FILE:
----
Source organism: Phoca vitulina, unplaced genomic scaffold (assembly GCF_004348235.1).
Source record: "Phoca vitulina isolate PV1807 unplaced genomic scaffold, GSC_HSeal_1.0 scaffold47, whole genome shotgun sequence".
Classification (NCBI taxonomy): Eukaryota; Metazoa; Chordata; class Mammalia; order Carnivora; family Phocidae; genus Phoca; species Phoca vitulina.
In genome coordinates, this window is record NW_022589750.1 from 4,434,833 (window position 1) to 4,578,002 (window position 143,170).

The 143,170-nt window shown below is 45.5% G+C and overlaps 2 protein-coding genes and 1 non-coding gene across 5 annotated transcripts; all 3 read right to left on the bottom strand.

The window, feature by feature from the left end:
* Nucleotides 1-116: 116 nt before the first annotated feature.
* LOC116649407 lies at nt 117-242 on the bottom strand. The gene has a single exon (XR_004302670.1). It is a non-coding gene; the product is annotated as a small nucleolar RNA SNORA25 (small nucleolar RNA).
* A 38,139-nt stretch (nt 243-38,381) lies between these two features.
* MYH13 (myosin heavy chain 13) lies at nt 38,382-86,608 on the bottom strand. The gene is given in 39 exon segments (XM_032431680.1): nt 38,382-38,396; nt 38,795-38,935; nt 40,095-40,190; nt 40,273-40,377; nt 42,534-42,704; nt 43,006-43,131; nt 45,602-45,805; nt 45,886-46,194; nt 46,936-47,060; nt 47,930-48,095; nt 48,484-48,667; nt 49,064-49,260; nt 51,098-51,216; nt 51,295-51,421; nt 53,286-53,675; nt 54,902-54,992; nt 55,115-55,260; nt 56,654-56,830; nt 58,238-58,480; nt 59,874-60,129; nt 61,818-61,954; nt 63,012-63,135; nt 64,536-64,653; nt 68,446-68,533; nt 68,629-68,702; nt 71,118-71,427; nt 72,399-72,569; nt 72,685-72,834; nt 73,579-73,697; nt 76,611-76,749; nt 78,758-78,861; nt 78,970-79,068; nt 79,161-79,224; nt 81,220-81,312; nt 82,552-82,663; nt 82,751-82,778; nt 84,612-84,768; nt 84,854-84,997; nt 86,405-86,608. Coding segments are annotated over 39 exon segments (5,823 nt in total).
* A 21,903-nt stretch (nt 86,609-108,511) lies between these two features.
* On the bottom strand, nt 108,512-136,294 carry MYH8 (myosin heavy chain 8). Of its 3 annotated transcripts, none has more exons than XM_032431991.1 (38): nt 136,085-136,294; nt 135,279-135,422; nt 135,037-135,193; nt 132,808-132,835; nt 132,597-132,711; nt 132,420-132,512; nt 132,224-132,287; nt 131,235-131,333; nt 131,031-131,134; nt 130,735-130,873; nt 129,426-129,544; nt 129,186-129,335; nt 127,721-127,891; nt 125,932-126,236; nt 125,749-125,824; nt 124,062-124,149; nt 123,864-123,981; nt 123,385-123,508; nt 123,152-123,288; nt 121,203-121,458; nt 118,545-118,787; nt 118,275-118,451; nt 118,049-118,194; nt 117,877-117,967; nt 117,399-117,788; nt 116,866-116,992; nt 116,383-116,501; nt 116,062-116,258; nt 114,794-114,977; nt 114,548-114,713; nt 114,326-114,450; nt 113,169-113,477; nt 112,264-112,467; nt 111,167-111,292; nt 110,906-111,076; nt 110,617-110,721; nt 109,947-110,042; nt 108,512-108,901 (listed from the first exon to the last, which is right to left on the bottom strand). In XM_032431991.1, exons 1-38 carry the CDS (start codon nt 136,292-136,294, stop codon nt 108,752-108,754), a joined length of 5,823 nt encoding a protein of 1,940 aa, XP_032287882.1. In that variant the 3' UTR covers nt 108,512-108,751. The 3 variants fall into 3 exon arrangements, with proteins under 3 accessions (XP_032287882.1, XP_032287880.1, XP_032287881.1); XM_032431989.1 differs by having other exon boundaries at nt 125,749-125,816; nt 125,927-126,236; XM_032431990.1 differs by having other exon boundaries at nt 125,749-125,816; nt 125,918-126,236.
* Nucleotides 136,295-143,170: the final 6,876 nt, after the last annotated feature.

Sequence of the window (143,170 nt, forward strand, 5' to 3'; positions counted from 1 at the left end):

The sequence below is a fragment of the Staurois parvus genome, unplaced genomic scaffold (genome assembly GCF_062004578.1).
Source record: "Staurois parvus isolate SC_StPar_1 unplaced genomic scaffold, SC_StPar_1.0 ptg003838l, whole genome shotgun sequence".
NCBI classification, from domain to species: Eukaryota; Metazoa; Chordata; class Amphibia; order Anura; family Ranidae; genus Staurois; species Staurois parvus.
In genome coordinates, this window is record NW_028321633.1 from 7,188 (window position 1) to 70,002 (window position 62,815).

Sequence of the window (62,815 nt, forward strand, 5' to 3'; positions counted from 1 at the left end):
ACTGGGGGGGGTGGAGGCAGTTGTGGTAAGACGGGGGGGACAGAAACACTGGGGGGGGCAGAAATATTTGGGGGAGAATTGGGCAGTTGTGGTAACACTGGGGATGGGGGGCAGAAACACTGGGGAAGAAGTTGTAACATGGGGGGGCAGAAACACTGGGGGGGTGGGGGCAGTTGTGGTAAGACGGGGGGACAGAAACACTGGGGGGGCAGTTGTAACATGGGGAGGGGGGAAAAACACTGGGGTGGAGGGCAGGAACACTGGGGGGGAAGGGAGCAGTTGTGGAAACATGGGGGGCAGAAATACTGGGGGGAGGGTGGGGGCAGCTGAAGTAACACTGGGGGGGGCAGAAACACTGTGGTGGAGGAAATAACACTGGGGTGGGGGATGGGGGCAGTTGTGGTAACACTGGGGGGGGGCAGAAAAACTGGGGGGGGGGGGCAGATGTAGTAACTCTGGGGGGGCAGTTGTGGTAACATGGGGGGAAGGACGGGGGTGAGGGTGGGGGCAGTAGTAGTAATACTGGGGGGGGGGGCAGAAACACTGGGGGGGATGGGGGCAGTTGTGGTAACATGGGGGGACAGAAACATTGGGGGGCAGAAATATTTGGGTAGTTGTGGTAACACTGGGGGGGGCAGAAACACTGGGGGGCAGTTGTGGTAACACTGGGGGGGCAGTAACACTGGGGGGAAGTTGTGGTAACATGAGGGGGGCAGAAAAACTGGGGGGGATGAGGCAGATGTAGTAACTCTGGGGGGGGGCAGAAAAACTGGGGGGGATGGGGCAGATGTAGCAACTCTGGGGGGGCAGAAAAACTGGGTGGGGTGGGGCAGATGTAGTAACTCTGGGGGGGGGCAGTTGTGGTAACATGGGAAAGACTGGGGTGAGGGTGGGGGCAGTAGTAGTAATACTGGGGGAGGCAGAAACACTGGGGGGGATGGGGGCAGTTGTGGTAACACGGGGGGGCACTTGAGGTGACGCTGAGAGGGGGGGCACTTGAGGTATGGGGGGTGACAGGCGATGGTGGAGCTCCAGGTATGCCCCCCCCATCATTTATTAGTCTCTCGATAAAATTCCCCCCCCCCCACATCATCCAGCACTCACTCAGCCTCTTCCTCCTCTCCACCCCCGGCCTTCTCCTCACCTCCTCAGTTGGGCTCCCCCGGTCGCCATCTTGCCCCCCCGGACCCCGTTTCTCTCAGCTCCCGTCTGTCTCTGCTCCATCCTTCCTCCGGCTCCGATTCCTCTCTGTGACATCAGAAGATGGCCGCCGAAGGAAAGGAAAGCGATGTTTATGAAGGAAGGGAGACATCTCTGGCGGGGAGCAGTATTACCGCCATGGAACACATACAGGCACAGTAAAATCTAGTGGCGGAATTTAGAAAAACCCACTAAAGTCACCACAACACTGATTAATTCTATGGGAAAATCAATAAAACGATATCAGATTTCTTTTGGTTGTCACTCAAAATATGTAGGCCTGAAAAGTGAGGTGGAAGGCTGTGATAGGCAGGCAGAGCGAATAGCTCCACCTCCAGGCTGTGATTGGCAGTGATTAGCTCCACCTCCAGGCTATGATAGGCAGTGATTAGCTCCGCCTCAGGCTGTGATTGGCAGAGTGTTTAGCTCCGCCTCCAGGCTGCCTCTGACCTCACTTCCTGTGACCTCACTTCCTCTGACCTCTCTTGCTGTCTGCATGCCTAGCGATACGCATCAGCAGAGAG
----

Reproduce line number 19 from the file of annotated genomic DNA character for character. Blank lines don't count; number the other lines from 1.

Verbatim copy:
Sequence of the window (62,815 nt, forward strand, 5' to 3'; positions counted from 1 at the left end):